Many contract weather observer are meteorologists or have specialized military weather training. For many years, the National Weather Service was responsible for the training, oversight, certification and facility inspection for the Limited Aviation Weather Reporting Stations (LAWRS) and the Contract Weather Observers. But in October 2013, the FAA removed the NWS from the process and took over those duties.
"Basically it is a 24/7 operation and we’re here all the time. Weather never sleeps, especially operational weather," Rosner says.
An Automated Surface Observation System, or ASOS, gathers real-time weather data--such as the temperature, wind speed and barometric pressure--through its sensor near the airport’s main runway. It’s the weather observers’ job to augment this system and make sure the data is accurate before it’s sent out.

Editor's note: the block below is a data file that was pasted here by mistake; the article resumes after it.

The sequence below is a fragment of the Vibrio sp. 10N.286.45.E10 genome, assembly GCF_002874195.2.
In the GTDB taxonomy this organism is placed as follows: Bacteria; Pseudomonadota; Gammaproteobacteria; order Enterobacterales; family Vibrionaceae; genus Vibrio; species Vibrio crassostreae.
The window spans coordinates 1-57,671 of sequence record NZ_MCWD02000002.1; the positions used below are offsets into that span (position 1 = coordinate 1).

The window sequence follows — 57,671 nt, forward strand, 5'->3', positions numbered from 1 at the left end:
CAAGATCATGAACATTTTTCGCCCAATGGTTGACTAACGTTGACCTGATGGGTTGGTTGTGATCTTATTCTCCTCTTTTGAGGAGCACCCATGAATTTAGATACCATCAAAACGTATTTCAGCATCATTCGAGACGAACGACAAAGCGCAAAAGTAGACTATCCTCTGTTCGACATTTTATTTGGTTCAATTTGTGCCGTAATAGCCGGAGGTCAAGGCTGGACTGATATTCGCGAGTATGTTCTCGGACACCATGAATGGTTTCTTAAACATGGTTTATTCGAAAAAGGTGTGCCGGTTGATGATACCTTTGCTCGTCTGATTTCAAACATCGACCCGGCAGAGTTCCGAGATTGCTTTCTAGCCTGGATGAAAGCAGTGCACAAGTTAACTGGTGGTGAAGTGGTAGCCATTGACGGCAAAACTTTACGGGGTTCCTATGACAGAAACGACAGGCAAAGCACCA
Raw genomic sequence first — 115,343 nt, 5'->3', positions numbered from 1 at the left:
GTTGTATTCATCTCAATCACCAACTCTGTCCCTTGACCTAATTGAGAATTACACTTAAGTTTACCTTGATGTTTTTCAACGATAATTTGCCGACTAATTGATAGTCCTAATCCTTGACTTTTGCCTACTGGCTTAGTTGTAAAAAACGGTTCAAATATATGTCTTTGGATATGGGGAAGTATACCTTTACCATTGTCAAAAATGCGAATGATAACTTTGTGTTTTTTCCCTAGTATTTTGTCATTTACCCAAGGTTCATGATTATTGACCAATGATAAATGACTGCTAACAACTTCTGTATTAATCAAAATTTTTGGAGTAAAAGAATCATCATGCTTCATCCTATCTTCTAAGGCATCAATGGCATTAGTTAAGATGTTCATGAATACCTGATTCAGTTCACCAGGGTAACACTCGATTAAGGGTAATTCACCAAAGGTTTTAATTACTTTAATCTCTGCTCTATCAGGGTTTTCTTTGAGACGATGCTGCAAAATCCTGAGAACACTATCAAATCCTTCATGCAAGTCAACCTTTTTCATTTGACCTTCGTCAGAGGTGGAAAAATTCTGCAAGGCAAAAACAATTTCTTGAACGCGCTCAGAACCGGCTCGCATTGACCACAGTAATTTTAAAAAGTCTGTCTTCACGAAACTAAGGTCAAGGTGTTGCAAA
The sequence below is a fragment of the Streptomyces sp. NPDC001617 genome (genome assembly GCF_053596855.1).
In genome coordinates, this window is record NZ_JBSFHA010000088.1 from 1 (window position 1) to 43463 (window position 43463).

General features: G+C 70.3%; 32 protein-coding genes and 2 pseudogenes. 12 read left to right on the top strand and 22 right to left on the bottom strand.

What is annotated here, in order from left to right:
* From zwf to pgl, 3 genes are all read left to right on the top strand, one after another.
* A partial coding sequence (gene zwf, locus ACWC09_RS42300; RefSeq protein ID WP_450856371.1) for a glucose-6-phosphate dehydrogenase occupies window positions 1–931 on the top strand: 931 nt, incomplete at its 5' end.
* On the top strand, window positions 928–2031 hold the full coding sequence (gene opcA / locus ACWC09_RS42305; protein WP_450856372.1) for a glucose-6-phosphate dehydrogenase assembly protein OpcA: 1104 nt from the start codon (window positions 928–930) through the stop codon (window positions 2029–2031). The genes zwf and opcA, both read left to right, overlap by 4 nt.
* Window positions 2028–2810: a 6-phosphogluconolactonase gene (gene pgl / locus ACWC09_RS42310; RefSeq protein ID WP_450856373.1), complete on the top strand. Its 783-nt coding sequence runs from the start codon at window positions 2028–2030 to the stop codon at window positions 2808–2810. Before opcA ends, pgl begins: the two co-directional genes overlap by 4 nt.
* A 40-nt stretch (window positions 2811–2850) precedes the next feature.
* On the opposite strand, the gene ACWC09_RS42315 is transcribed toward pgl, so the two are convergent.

According to the FAA’s 2005 policies for surface weather observations: “Certified observers are responsible for the completeness and accuracy of the weather observation. Automated weather observing systems are, by design, viewing a smaller area than a human observer. Therefore, the observer is responsible for providing additional information that covers a larger area, when operationally significant. The certified observers also serve as the backup in the event of an automated sensor failure.”
Rosner says they constantly correct the system because the automated sensors don’t catch everything.
"There’s a lot of times when you can have lower clouds moving in from the north that it won’t see, but it would be keeping a ceiling," he says. "So that’s a lot of the stuff that we do. We put clouds in there that it’s not picking up and stuff. It does not pick up lightning and it does not pick up freezing rain."